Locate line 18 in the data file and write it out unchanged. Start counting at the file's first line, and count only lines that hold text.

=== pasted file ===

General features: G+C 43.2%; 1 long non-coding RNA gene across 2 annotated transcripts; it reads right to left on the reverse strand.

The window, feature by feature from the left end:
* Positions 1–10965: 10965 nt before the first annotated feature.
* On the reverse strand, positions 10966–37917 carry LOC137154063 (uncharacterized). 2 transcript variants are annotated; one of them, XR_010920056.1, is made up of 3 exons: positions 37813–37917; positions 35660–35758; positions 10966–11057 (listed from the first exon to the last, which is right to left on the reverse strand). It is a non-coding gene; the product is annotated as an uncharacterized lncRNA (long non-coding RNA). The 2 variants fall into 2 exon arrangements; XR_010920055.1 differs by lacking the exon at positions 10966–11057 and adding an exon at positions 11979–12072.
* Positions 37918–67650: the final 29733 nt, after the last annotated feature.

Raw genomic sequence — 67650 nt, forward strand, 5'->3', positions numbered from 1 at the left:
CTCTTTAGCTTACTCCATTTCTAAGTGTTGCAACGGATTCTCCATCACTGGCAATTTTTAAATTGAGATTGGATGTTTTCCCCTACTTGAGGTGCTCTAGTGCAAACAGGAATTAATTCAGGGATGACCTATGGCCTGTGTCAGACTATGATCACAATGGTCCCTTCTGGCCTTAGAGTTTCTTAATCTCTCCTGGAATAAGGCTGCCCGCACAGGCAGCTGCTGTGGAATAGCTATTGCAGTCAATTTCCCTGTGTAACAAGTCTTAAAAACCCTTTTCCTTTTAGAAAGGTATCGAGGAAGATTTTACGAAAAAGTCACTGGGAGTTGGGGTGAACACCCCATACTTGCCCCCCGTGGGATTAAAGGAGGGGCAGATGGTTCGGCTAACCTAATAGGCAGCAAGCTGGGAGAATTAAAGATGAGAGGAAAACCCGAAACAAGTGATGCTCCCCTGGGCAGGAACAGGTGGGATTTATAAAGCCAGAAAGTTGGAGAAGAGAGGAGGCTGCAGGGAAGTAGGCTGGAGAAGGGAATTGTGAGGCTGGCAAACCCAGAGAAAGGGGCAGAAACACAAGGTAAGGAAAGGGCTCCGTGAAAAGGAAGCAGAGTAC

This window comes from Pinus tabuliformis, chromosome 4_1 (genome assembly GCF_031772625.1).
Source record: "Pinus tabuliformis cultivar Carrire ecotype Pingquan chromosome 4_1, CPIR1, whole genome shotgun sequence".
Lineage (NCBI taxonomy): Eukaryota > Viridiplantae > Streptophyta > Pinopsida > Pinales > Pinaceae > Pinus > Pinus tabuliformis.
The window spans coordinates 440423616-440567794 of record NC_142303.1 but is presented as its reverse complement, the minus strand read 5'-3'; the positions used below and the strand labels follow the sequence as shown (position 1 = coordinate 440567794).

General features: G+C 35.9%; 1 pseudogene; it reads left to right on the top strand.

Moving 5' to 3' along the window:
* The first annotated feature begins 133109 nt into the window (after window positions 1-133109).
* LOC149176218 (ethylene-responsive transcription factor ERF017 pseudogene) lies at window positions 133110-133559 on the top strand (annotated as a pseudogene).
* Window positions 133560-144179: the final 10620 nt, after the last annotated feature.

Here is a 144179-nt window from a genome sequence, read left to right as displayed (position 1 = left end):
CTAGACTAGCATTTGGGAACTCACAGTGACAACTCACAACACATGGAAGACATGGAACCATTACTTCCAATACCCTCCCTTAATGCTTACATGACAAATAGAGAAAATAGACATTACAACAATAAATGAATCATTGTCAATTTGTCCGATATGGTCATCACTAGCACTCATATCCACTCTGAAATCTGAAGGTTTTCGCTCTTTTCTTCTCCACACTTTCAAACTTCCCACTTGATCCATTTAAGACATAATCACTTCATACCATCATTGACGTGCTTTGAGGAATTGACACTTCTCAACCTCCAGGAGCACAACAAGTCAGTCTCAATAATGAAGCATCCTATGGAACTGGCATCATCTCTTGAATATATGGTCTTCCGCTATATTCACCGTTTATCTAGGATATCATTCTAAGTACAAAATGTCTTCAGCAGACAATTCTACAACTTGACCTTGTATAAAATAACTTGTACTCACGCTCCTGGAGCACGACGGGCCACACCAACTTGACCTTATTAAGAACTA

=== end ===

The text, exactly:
CTAGACTAGCATTTGGGAACTCACAGTGACAACTCACAACACATGGAAGACATGGAACCATTACTTCCAATACCCTCCCTTAATGCTTACATGACAAATAGAGAAAATAGACATTACAACAATAAATGAATCATTGTCAATTTGTCCGATATGGTCATCACTAGCACTCATATCCACTCTGAAATCTGAAGGTTTTCGCTCTTTTCTTCTCCACACTTTCAAACTTCCCACTTGATCCATTTAAGACATAATCACTTCATACCATCATTGACGTGCTTTGAGGAATTGACACTTCTCAACCTCCAGGAGCACAACAAGTCAGTCTCAATAATGAAGCATCCTATGGAACTGGCATCATCTCTTGAATATATGGTCTTCCGCTATATTCACCGTTTATCTAGGATATCATTCTAAGTACAAAATGTCTTCAGCAGACAATTCTACAACTTGACCTTGTATAAAATAACTTGTACTCACGCTCCTGGAGCACGACGGGCCACACCAACTTGACCTTATTAAGAACTA